Tony Hendra, satirist best known as rock manager in This is Spinal Tap – obituary

British-born Hendra forged his career in US with National Lampoon magazine and anarchic performers including John Belushi

Tony Hendra, who has died aged 79, was one of the most brilliant satirists of the post-war period. He formed the link between the Cambridge Footlights team, in which he collaborated with John Cleese and Graham Chapman, and American institutions such as the satirical magazine National Lampoon and the NBC show Saturday Night Live where he was instrumental in launching the careers of John Belushi and Chevy Chase. 

In Rob Reiner’s classic 1984 “mockumentary” This is Spinal Tap, Hendra plays the band’s clueless manager Ian Faith who carries a cricket bat which he uses to immobilise troublesome bystanders and (in one of the film’s most memorable scenes) to trash a television set. (“In the topsy-turvy world of heavy rock, having a good solid piece of wood in your hand is often useful.”)

Hendra (playing Ian Faith) and Angelica Huston (Polly Deutsch) ponder the miniature Stonehenge stage set in the 1984 comedy film This is Spinal Tap  Credit: Collection Christophel  

He was the co-founder, with the artists Peter Fluck and Roger Law, of Spitting Image. “Tony Hendra,” said Fluck, “is one of the few genuinely remarkable talents I’ve encountered, ever, in my life.”

As a youth, Hendra aspired to enter the priesthood, but he would instead embrace a lifestyle that was reckless even by the standards of associates such as Belushi and Richard Pryor.

“When Spinal Tap appeared,” Roger Law recalled, “we had a Spitting Image ‘works outing’ to see it. At one point in the film, Tony declines a drink. The audience stood up and cheered. It was the first time any of us had ever witnessed this.”

This is Spinal Tap (1984)

In A Futile and Stupid Gesture, the 2018 drama documenting the history of National Lampoon magazine, where the Englishman was an editor from 1971-78, the part of Tony Hendra, who struggled with his weight for much of his life, was entrusted to Matt Lucas.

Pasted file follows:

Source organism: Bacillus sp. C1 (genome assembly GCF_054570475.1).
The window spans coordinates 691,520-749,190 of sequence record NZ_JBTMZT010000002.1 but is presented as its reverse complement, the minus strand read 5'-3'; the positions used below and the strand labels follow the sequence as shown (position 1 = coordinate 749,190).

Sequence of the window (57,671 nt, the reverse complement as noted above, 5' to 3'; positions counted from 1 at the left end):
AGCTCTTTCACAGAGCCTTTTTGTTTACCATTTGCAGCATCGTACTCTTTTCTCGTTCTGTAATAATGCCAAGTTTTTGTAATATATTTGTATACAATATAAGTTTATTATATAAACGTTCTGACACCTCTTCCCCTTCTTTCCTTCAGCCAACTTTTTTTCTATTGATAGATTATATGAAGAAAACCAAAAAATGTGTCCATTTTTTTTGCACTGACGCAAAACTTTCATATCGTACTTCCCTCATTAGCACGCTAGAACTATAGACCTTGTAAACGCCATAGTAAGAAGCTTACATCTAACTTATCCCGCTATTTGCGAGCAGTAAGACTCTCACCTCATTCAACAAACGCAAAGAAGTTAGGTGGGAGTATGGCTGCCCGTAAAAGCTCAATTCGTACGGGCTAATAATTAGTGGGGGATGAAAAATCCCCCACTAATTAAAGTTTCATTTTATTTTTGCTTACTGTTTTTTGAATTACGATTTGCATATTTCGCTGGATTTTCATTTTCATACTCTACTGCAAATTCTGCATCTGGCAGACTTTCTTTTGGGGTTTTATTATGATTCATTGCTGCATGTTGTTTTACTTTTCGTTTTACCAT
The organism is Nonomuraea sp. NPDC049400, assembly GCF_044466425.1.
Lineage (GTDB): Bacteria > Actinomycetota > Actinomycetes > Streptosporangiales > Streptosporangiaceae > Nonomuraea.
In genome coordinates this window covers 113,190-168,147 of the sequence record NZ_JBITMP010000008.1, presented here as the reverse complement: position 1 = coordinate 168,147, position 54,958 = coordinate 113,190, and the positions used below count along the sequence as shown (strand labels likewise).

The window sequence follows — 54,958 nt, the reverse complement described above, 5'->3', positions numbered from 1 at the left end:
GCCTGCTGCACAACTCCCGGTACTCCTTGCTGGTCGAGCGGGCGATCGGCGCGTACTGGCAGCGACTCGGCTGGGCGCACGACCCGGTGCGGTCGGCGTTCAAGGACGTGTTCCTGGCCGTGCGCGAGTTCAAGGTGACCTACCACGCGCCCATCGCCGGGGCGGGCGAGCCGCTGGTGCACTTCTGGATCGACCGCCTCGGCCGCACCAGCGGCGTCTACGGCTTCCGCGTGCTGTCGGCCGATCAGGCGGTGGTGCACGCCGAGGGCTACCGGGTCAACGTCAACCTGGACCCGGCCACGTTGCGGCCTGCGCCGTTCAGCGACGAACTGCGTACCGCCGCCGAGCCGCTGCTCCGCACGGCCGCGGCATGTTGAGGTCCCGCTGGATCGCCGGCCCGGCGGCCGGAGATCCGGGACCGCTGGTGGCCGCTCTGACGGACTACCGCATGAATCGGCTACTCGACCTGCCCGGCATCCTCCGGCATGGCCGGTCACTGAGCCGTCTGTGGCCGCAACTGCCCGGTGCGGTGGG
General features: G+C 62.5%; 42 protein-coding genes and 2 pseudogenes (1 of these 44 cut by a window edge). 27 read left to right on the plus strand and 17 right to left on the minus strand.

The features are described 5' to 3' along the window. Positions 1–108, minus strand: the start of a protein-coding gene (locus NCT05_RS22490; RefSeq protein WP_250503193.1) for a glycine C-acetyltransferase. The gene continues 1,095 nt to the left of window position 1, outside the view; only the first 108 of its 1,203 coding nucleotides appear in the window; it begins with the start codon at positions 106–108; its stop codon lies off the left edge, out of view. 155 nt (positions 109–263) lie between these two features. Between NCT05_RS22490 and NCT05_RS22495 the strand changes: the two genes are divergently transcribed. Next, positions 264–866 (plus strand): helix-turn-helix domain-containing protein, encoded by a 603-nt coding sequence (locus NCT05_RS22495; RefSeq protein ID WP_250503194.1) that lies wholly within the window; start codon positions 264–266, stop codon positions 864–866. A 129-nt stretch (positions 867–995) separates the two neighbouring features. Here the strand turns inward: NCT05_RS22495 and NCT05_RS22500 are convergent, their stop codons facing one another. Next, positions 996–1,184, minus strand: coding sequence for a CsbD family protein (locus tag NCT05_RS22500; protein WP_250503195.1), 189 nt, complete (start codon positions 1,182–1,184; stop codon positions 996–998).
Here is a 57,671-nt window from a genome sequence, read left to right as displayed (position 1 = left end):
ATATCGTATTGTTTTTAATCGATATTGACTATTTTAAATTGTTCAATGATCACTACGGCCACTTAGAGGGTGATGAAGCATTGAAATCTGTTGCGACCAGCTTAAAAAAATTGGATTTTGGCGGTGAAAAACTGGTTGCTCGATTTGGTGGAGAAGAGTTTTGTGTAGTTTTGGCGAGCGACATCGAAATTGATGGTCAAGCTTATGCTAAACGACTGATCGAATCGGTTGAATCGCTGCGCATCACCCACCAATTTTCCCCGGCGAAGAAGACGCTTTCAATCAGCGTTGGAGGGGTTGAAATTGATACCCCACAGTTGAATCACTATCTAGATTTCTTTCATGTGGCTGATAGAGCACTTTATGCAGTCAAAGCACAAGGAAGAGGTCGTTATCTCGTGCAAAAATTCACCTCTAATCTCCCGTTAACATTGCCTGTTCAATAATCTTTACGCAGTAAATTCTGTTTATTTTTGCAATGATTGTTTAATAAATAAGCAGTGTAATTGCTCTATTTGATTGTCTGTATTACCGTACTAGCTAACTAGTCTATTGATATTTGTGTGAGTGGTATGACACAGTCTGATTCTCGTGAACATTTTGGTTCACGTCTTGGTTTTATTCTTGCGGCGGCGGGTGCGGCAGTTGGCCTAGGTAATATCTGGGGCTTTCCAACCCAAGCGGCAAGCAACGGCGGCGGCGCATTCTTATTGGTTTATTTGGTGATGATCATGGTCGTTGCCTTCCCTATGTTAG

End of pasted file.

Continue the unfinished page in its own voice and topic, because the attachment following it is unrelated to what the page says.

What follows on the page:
In Hendra’s time there, National Lampoon ran bad-taste features such as “The Case for Killing Our Aged (You’ve had your fun. Now butt out”) and “Nancy Reagan’s Guide to Dating”.

Hendra orchestrated the photo shoot which showed a collie with a gun to its head (“If You Don’t Buy This Magazine, We’ll Kill This Dog”). He oversaw the cover displaying a barbecue with the caption “How to Cook Your Daughter” – a headline that would return to haunt him, as unproven allegations of sexual misconduct blighted his later life.

“I met him in New York in the Nineties,” Roger Law once recalled. “He’d just been sacked by somebody. We went for the inevitable drink. He said: ‘Rog – this guy who just fired me – did he ask you about me?’ I said, ‘Yes. He wanted to know whether to hire you. I told him, “Hendra is extraordinary; a truly great satirist. But he is a lying scumbag and an alcoholic and he will f—ing let you down.’ Tony said: ‘Will you repeat that in court?’ When I asked why, he said, “Well, he fired me. It cost me $200,000. I mean Christ, Rog, the guy was forewarned.’ ”

Hendra’s 2004 memoir of finding faith, Father Joe, was highly praised by critics

On social excursions, Law added: “You could be out for four days. There was cocaine. Tony once hurled a dustbin through a plate glass window. In the middle of all this, he would suddenly take you to a Catholic church. Then back to the bar.”

Hendra was a gifted and perceptive observer of other comedians’ motivations and techniques. Going Too Far, his 1987 book focusing on subversive pioneers such as Lenny Bruce and Dick Gregory, is the definitive history of the genre. Last Words, his 2009 “sortabiography” of his friend, the legendary stand-up George Carlin, is one of the great books in the history of modern comedy.

In 2004 Hendra published Father Joe: The Man Who Saved My Soul. The book recounts his meetings with Joseph Warrilow, a Benedictine monk at Quarr Abbey on the Isle of Wight, his friend and confessor for over four decades, who died in 1998. It was an improbable relationship: Hendra was, by his own account, a prodigious sinner, while Warrilow was widely considered a saint.

The book went to number one on It was, declared The New York Times, “one of the greatest memoirs ever written”.

Its publication prompted Hendra’s daughter Jessica publicly to assert that her father had molested her as a child, but omitted the episode from his bestseller. This accusation, vehemently denied by Tony Hendra, was never tested in a court of law. The allegation appeared first in The New York Times in July 2004, then in Jessica Hendra’s own book, How to Cook Your Daughter, the following year.

“What if the charge is false?” wrote the paper’s ombudsman Daniel Okrent. “Either way, Tony Hendra will bear the scars of this article forever. There’s a difference between the right to know and the need to know, and in this case, the need escapes me.”

Jessica was the younger of two daughters from his marriage to his first wife, Judy Christmas, in 1963; they divorced in 1984. Hendra’s second wife was Carla Meisner, an advertising executive, the couple married in 1986 and had three children.

Hendra’s 2006 novel, set in a future world controlled by religious fanatics

“Carla and I,” he said, “needed to protect our family. That was the rationale behind our silence over these stories. Some assume from that silence that they are true. They are not.”

Anthony Christopher Hendra was born in Willesden on July 10 1941 and brought up in Harpenden. His mother was Catholic but his father was not, though as a stained-glass craftsman Robert Hendra spent many hours in churches; he coloured the Battle of Britain memorial window at Westminster Abbey.